“This is an opportunity to go to a one-stop-shop – me – to buy a ready-made museum. The buyer won’t have to endure the pain, time and trouble I have been through to find instruments and panels, ejection seats and the countless parts required to assemble the cockpits. My ambition was always to make these cockpits 100% correct so that former crews would find them as accurate as when they flew them. Most parts have been sourced in the UK. I’ve been known to drive to the north of Scotland for a part worth only £5 but essential for authenticity.
“I don’t think about how much it’s cost me over the years but I imagine I’ve spent around half a million – an average of £12,500 a year is probably realistic. When I consider purchase of the cockpits, parts, transport, storage and paying for aircraft engineers to assist me it has cost me a considerable amount. I could never get all that money back and don’t expect to.
“The ultimate ambition would be to see those who served on the aircraft, maintained them or even those who just love them, purchase them as a tribute to the V-Force and its crews and display them together so others may enjoy them.
“My fascination with planes started when a family friend gave me a wooden propeller found in a derelict house when I was 11. I used to visit air shows and enjoyed the flying displays but always wondered what was going on inside the cockpits and how the crew operated. I started collecting in the 1970s when I was in my late teens. I was on the Ministry of Defence mailing list and scoured newspaper adverts for parts.
“It became my mission to be the only man crazy enough to buy the cockpits of all three V-Bomber models. I knew I could never save an entire plane but I could save the nose pieces.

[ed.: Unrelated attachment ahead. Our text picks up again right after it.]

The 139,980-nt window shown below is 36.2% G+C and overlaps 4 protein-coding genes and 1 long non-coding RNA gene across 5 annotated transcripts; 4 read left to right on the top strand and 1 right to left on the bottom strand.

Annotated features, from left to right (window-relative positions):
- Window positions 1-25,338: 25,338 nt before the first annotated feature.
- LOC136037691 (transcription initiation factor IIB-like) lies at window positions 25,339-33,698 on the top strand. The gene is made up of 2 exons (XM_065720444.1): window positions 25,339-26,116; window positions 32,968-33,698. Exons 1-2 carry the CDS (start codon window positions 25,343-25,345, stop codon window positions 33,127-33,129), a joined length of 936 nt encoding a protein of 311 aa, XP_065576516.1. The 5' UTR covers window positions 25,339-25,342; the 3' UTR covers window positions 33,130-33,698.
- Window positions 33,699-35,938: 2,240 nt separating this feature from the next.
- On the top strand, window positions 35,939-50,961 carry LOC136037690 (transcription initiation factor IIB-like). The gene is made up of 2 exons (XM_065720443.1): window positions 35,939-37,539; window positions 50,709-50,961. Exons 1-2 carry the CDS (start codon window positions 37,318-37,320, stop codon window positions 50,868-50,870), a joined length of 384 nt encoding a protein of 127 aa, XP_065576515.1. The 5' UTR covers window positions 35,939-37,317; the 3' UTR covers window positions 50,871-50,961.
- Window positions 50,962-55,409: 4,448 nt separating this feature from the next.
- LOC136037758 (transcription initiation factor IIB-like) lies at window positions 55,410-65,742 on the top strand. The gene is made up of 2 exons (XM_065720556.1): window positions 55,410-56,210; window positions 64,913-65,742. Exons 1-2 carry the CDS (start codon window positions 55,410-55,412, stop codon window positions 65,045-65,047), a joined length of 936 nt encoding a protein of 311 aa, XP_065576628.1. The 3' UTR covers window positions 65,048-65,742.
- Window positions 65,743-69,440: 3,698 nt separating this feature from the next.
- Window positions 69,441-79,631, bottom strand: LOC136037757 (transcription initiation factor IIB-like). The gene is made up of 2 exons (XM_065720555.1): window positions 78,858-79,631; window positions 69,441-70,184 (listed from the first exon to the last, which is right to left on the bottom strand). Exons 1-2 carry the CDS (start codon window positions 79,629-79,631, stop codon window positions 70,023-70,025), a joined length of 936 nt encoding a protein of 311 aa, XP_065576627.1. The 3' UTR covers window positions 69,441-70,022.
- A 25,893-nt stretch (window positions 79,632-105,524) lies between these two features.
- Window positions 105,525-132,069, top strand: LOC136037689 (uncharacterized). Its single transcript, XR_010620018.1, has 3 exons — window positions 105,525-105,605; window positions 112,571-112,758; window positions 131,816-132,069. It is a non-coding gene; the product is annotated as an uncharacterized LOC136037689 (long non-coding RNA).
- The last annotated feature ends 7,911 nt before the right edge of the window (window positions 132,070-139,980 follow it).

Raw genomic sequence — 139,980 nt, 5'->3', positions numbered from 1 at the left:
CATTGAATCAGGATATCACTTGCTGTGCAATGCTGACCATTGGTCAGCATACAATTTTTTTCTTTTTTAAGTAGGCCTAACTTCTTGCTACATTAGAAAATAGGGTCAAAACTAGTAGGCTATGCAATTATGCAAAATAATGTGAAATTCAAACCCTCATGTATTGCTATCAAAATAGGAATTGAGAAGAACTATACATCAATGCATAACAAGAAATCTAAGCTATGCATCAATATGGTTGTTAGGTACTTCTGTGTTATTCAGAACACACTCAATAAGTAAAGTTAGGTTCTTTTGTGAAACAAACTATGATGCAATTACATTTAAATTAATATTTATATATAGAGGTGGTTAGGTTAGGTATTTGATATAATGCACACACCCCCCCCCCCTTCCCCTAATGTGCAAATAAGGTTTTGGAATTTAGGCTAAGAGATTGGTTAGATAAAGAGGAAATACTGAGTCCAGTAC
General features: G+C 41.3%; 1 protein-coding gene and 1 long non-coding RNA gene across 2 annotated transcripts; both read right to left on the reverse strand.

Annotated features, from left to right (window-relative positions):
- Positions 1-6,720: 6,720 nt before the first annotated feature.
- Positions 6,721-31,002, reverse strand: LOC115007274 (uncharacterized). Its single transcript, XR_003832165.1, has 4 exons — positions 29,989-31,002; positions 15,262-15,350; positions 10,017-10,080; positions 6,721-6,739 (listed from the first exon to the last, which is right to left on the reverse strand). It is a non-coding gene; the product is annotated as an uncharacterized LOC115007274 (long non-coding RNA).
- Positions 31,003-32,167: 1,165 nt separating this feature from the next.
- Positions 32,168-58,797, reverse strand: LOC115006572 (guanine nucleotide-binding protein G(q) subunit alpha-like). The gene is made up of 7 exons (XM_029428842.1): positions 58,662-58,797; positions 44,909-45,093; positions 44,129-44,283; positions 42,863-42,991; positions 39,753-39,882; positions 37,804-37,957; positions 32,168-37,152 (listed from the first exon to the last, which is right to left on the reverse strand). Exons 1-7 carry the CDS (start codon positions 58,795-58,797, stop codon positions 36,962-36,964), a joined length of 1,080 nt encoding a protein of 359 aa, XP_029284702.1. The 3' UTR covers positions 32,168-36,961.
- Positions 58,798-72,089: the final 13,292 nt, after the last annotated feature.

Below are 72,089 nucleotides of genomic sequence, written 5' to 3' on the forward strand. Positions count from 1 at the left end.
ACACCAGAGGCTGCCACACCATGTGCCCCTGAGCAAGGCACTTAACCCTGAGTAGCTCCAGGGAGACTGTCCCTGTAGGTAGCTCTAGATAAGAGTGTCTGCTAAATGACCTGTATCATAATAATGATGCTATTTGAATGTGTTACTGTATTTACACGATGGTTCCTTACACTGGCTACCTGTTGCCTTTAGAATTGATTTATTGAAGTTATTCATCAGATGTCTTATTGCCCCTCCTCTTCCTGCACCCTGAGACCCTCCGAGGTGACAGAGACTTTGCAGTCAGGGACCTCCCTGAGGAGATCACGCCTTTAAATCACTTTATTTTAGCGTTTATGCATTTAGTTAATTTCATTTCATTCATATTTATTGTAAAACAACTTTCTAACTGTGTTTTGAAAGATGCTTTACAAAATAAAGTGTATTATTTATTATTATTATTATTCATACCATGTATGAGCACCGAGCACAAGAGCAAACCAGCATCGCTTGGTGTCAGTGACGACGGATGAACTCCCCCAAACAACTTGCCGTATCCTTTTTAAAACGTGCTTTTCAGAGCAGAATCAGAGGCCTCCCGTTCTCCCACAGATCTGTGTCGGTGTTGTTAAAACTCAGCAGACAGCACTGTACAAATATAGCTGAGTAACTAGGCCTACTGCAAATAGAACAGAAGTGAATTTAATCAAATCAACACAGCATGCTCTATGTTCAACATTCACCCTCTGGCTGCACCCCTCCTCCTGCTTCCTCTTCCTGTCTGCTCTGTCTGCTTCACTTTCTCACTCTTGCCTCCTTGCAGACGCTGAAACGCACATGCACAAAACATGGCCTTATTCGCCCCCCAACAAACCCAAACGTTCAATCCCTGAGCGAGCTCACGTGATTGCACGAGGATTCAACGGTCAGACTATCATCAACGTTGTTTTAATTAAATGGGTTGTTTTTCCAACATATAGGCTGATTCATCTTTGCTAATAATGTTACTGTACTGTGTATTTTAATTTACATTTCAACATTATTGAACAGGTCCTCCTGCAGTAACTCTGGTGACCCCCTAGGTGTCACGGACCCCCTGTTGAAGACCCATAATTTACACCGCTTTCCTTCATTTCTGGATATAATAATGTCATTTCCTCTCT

“Back in the 70s and 80s there was a lot of emphasis on World War Two but people largely ignored the Cold War. When I was a kid in the 60s, we were very conscious of preparations for nuclear conflict. I vividly remember my mother telling me that if conflict became imminent, she would drive us away to a more remote location rather than remain in London. As she experienced the Blitz in the Second World War it was still a recent memory for her.
“Britain is good at preserving ancient history but sometimes forgets the history we’ve just made. I feel the importance of V-Bombers has been overlooked. One cockpit I bought was due to be scrapped by a museum.
“This is a story of Britain’s nuclear deterrent, air-to-air refuelling and the Falklands conflict. These 60-year-old Victor cockpits celebate what the British aircraft industry achieved after the Second World War. I am a temporary custodian of history. I hope someone will come along to preserve The Cockpits Collection for posterity.”
Rik Alexander, who is managing the sale on behalf of Hansons, said: “We have been hugely impressed by this collection and the incredible work Nigel has put into preserving British aviation history. Due to the value of the huge amount of equipment amassed, the entire collection should achieve £200,000 to £300,000. We hope we can help Nigel find the perfect buyer.”